The state's Department of Revenue reports that 3.6 million Social Security numbers were obtained by hackers.
The South Carolina Department of Revenue (DOR) is in the unenviable position of being the latest government agency to suffer a large-scale cyberattack that left millions of customer records vulnerable. The DOR, which serves the state’s population of more than 4.6 million, is now in recovery mode following a series of attacks by hackers on its computer system. The attacks, which date back to August, exposed 3.6 million Social Security numbers, as well as credit and debit card information supplied to the agency by state taxpayers.
IT officials in the state informed the DOR of suspicious activity on Oct. 10. According to a press release issued by the DOR, officials acted upon advice from law enforcement and engaged Virginia-based Mandiant, a global information security firm. The contractor is helping investigate the incidents, secure the system, deploy new software and related equipment, and modify access policies. Intelligence gathered since the discovery suggests that following several attempts to access the system, hackers successfully obtained taxpayer data in mid-September.
People who filed a tax return in South Carolina since 1998 should call 1-866-578-5422 or visit Experian’s Protect My ID website to see if their information was exposed as a result of the DOR breach.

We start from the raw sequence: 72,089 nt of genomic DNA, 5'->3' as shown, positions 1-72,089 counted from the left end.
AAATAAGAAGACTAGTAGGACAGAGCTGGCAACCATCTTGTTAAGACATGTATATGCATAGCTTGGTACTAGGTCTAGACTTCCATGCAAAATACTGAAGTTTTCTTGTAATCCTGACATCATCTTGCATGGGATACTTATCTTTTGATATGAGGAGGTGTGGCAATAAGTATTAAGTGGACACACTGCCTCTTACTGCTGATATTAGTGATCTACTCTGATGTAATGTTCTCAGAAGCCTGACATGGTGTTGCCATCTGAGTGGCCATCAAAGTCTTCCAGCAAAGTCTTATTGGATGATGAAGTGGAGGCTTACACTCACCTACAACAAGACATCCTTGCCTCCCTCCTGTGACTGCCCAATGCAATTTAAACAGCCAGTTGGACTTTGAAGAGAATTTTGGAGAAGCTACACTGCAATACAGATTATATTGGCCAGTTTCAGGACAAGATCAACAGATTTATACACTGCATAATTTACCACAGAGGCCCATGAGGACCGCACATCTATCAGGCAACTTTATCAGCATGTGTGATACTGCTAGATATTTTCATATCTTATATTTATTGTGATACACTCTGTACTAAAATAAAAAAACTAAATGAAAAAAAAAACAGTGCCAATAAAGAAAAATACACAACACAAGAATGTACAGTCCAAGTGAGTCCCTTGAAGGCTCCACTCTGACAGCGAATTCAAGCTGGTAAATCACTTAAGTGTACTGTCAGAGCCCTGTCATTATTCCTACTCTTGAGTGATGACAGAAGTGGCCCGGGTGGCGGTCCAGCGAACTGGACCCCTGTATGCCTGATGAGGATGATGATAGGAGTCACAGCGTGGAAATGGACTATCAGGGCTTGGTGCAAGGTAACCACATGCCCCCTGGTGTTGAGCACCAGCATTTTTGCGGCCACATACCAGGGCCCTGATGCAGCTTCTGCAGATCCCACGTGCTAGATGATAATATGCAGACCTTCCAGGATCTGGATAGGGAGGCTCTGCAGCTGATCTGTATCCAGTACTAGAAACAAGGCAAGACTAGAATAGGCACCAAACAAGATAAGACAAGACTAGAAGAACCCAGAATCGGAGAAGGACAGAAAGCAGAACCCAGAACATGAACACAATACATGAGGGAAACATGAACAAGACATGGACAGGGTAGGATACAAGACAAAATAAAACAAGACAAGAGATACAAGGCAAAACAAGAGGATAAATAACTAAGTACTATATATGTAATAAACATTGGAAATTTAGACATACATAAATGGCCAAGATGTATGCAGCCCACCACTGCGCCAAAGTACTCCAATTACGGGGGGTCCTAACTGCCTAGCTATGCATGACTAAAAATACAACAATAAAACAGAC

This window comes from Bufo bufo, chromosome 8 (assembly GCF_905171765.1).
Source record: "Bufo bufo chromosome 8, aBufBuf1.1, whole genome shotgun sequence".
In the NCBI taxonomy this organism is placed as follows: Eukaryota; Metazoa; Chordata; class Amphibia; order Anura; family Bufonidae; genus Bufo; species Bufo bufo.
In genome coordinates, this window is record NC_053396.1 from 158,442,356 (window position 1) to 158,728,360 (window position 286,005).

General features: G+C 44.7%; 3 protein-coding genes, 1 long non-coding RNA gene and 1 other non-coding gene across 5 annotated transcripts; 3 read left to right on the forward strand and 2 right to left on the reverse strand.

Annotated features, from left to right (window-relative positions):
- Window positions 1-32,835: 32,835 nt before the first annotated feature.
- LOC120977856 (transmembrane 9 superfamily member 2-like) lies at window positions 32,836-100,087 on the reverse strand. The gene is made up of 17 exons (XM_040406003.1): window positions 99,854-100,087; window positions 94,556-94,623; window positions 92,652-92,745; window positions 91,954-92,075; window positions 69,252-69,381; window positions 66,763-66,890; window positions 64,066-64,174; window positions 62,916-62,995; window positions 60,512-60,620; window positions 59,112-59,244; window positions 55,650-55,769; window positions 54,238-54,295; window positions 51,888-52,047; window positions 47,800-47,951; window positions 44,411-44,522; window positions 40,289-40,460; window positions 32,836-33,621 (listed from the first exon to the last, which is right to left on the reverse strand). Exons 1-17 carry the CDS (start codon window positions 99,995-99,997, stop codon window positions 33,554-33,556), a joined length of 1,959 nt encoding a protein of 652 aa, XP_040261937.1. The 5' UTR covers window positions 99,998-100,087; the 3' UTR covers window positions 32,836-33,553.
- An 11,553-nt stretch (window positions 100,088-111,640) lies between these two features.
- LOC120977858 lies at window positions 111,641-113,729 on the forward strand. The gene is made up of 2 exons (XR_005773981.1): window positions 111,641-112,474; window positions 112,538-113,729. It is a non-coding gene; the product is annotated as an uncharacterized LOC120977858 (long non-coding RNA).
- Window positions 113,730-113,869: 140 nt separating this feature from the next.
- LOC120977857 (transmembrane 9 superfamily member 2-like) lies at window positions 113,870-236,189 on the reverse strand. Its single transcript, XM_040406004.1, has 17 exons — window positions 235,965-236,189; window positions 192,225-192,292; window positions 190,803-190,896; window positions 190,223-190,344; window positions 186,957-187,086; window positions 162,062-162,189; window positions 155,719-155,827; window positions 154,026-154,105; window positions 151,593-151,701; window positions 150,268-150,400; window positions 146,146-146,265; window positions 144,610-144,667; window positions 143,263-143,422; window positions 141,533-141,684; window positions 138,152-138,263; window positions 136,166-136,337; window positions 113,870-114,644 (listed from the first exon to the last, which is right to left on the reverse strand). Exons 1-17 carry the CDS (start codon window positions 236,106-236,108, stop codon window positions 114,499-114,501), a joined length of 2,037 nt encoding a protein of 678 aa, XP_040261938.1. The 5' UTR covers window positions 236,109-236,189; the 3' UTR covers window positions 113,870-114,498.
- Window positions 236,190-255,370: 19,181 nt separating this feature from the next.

A remedy commonly offered by organizations to customers whose data is hacked is being replicated by state officials in South Carolina: one year of credit monitoring and identity protection services, paid for by the state.
|Cyberattack in South Carolina: By the Numbers
Current population of South Carolina: 4.6 million
Social Security numbers compromised: 3.6 million
Total number of credit and debit cards exposed: 387,000
Number of exposed cards that are unencrypted: 16,000
In addition, officials encourage affected citizens to review their credit reports at regular intervals, and add fraud alerts and security freezes with the three major credit bureaus. Credit or debit account holders should also get their cards reissued, change account passwords and vigilantly review statements for unauthorized charges.
"From the first moment we learned of this, our top priority has been to protect the taxpayers and the citizens of South Carolina, and every action we’ve taken has been consistent with that priority," said Department of Revenue Director James Etter in a news release. "We have an obligation to protect the personal information entrusted to us, and we are redoubling our efforts to meet that obligation."
The DOR attack is the second time this year that a government agency in South Carolina has suffered from a major breach. In April, more than 225,000 Medicaid records were transferred by a South Carolina Department of Health and Human Services employee to a personal email account.
Attempts to interview a DOR official were unsuccessful, but Gov. Nikki Haley and Law Enforcement Division Chief Mark Keel held news conferences about the breach Oct. 29 and Oct. 26.
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